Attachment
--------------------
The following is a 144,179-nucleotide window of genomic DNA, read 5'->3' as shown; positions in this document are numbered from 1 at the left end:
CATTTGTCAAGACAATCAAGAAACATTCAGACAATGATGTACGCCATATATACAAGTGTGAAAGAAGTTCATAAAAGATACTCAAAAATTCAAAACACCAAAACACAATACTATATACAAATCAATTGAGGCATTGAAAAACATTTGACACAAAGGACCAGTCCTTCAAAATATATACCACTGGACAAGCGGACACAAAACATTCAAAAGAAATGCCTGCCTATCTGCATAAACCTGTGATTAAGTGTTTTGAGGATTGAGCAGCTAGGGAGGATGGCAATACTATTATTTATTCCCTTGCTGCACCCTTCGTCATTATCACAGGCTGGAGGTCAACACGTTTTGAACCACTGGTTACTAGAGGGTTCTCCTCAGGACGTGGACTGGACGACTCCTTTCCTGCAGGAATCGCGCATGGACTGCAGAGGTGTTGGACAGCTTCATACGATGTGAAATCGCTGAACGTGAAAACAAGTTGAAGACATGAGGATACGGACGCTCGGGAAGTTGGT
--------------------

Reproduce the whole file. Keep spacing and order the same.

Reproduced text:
The following is a 144,179-nucleotide window of genomic DNA, read 5'->3' as shown; positions in this document are numbered from 1 at the left end:
CATTTGTCAAGACAATCAAGAAACATTCAGACAATGATGTACGCCATATATACAAGTGTGAAAGAAGTTCATAAAAGATACTCAAAAATTCAAAACACCAAAACACAATACTATATACAAATCAATTGAGGCATTGAAAAACATTTGACACAAAGGACCAGTCCTTCAAAATATATACCACTGGACAAGCGGACACAAAACATTCAAAAGAAATGCCTGCCTATCTGCATAAACCTGTGATTAAGTGTTTTGAGGATTGAGCAGCTAGGGAGGATGGCAATACTATTATTTATTCCCTTGCTGCACCCTTCGTCATTATCACAGGCTGGAGGTCAACACGTTTTGAACCACTGGTTACTAGAGGGTTCTCCTCAGGACGTGGACTGGACGACTCCTTTCCTGCAGGAATCGCGCATGGACTGCAGAGGTGTTGGACAGCTTCATACGATGTGAAATCGCTGAACGTGAAAACAAGTTGAAGACATGAGGATACGGACGCTCGGGAAGTTGGT